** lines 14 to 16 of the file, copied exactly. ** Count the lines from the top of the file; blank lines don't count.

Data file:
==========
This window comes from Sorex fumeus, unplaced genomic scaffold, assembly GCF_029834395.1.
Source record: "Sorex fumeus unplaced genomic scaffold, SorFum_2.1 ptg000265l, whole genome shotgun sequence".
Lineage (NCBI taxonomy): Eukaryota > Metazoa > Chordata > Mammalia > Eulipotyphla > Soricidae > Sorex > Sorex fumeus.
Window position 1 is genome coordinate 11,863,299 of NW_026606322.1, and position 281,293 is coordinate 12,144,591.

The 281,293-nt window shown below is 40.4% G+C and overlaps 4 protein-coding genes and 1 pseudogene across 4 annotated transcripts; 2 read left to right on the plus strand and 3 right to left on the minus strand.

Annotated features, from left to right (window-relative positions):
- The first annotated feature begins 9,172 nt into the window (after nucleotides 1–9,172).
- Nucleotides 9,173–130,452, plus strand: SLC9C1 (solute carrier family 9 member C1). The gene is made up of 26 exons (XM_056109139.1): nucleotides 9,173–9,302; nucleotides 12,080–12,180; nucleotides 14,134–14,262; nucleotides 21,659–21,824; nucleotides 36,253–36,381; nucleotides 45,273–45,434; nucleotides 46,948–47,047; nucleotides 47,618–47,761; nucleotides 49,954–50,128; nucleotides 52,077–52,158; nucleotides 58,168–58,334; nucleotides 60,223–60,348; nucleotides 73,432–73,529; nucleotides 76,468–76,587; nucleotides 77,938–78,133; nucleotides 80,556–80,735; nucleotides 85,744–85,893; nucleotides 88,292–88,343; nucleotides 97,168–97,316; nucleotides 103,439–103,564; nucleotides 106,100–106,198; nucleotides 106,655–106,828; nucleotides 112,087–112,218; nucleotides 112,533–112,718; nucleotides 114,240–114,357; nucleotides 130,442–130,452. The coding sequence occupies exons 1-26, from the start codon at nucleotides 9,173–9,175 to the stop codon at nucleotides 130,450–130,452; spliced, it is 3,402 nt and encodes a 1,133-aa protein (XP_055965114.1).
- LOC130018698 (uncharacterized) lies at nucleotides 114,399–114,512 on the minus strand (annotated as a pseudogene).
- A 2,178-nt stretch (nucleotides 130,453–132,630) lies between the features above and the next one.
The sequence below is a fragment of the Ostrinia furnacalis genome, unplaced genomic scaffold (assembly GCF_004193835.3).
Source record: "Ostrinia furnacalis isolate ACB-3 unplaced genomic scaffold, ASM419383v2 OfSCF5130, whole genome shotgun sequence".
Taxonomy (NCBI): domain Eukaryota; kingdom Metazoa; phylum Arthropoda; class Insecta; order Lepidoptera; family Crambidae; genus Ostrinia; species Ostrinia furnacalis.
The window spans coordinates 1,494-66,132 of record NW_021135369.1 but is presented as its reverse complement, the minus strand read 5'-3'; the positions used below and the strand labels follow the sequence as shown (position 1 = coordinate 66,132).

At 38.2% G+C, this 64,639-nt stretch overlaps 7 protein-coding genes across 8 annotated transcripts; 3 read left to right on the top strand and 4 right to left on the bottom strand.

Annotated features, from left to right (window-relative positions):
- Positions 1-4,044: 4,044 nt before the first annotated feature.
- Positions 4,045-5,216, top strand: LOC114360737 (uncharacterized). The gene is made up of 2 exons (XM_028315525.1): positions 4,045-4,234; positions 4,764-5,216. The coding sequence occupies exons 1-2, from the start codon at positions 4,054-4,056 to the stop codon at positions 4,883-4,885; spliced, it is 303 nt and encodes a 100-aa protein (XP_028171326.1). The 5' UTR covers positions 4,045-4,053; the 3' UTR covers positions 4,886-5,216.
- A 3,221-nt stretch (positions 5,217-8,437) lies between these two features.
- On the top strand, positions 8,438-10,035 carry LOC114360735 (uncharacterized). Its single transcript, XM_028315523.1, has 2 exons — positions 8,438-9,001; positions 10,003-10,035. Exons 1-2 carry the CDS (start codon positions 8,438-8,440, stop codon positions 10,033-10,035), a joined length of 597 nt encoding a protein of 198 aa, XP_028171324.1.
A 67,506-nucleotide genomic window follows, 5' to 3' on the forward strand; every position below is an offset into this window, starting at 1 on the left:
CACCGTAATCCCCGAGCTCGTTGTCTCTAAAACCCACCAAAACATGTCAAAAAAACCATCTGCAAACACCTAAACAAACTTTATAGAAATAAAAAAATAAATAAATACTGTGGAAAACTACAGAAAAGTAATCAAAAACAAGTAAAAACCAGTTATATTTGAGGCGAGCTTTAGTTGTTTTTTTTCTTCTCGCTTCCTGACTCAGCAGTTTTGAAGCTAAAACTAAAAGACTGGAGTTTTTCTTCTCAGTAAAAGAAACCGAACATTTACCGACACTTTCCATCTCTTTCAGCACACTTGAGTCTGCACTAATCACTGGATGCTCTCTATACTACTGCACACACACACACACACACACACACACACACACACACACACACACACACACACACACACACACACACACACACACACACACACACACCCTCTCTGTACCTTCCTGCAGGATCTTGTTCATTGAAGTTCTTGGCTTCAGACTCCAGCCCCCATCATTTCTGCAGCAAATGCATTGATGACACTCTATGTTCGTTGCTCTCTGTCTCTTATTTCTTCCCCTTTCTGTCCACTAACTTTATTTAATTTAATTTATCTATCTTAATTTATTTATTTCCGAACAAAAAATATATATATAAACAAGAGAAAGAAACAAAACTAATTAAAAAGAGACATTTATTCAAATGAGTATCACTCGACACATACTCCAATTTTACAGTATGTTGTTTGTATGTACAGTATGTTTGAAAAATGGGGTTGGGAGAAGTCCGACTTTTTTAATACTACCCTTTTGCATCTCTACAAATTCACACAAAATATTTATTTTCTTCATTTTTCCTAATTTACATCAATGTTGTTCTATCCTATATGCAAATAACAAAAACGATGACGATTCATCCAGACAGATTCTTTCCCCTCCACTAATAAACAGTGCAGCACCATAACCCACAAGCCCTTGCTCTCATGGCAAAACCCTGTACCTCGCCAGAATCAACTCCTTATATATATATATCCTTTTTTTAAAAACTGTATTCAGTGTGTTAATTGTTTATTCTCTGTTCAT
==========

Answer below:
The window spans coordinates 1,494-66,132 of record NW_021135369.1 but is presented as its reverse complement, the minus strand read 5'-3'; the positions used below and the strand labels follow the sequence as shown (position 1 = coordinate 66,132).

At 38.2% G+C, this 64,639-nt stretch overlaps 7 protein-coding genes across 8 annotated transcripts; 3 read left to right on the top strand and 4 right to left on the bottom strand.

Annotated features, from left to right (window-relative positions):